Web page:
60. Anthony McCoy: McCoy is a huge, sure handed tight end with decent speed and excellent potential. Seattle might seem backlogged at tight end, but as the loosening passing game deemphasizes speed and correspondingly emphasizes the ability to box out and control a position, players like McCoy become viable slot receivers, and deadly out of bunch packages. A two-tight end set with John Carlson and McCoy would give Seattle excellent run-pass flexibility, and Whitehurst a simpler, more forgiving set of progressions. McCoy is an excellent receiver for a quarterback that passes around his target. He not only should snag some errant passes, but help shield incomplete passes from finding a defender.
Perhaps most importantly, McCoy strengthens the Seahawks rushing attack, and by being both a sound run blocker and good receiver, gives Whitehurst another versatile weapon in play action.
104. Jordan Shipley: A skilled route-runner that can be trusted to finish his routes, and a good set of hands, Shipley is a developing quarterback's best friend. Shipley does not have tremendous upside from a tools standpoint, and his pro windows will be smaller, but if Whitehurst is looking for someone to develop trust with, that won't demand the ball or quit on him, Shipley is the kind of receiver that can move around, surface as a primary read and help move the chains.
127. Selvish Capers: Seattle is gutting its offensive line, and it looks like only Max Unger and Sean Locklear fit the profile of an Alex Gibbs lineman. Capers is zone blocking approved, but concerns persist about his ability to capably man the blindside. His power is never likely to develop. Drafting Capers allows Seattle to move Locklear inside and potentially start a Williams-Locklear-Unger-X-Capers front five. That is not a lot of power, but it's a ton of quickness.
139. Dezmon Briscoe: Briscoe is another big bodied, position wide receiver that controls a zone and helps modestly accurate passers complete passes. Unlike Shipley, Briscoe is not made to order. He is the developing upside to Shipley's concrete ability. Briscoe could develop on his own, and develop chemistry with the Seahawks quarterback as the primary backup to T.J. Houshmandzadeh.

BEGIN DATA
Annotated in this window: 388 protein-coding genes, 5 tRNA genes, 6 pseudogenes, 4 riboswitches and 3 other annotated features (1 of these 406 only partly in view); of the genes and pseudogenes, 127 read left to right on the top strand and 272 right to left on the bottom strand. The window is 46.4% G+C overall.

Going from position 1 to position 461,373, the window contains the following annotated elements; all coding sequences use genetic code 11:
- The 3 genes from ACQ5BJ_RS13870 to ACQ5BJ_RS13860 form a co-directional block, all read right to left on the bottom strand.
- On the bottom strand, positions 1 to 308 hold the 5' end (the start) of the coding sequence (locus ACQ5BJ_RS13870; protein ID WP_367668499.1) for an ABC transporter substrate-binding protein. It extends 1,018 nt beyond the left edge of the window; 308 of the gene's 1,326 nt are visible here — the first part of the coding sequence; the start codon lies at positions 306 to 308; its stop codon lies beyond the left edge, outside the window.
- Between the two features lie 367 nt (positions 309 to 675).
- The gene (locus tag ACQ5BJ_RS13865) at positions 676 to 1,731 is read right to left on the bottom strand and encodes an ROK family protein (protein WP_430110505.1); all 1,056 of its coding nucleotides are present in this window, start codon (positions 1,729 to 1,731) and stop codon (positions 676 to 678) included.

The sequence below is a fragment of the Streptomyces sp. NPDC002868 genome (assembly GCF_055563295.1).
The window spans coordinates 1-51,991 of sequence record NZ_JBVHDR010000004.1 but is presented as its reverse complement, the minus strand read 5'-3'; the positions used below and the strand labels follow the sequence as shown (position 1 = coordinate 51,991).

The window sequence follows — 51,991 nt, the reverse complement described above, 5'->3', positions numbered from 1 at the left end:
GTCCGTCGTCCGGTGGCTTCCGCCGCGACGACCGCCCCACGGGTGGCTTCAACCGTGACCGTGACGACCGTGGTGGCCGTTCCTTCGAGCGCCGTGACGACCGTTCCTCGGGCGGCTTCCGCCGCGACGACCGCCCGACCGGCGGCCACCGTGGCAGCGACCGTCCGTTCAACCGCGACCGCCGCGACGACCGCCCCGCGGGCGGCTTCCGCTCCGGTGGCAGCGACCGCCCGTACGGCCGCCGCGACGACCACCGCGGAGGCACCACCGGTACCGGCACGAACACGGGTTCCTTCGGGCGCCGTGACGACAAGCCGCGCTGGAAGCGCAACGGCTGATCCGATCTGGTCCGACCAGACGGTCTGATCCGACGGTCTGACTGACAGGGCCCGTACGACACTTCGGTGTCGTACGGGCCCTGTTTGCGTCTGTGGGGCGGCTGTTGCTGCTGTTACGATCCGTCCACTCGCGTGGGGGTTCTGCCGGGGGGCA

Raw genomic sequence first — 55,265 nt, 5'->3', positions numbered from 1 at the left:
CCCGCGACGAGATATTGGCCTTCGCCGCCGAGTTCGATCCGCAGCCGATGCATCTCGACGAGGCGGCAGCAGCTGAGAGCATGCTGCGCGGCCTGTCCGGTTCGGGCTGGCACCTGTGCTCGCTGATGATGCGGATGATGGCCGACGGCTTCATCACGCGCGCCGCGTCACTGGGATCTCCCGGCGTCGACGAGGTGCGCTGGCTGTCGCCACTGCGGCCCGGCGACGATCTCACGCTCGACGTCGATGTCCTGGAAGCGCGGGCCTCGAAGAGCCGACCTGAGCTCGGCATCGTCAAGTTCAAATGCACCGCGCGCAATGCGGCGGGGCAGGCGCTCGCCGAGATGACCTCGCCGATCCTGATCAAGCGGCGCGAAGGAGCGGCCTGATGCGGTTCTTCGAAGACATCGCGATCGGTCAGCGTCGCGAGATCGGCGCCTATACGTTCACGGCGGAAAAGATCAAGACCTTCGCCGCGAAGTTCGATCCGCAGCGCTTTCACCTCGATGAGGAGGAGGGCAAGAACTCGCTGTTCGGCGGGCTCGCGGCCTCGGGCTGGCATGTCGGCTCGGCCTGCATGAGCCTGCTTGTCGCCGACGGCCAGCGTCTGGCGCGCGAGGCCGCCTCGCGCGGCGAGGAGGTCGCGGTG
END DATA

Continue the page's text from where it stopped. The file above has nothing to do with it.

176. Jevan Snead: Snead isn't ruined; he is marred. Seattle adds another toolsy, modest upside slinger to complement and compete with toolsy, modest upside slinger Charlie Whitehurst. Snead could step in if Whitehurst fails, and hopefully the time spent developing can help him tap into his potential. Basically, adding Snead is adding a younger, cheaper and more talented Whitehurst, but one with further to develop before being functional.
213. LeGarrette Blount: The swinging sleeper that hit snooze is probably not the Jamal Lewis clone many hoped, but he is a powerful inside presence with long strider speed. Seattle adds another cog to its run game hoping to draw in safeties and clear passing lanes for Whitehurst.
245: Kyle Burhart: This is when you hope Gibbs genius can assert itself and find good talent in the rubbish pile. Any player that falls this far has red flags, and Burkhart is a tad slim, a tad weak, and most recently, suffered a torn labrum. Luckily, a little weak and a little slim doesn't hurt a Gibbs guard, and a torn labrum is small beans for an offensive lineman. He's quick and studious and certainly looks the part.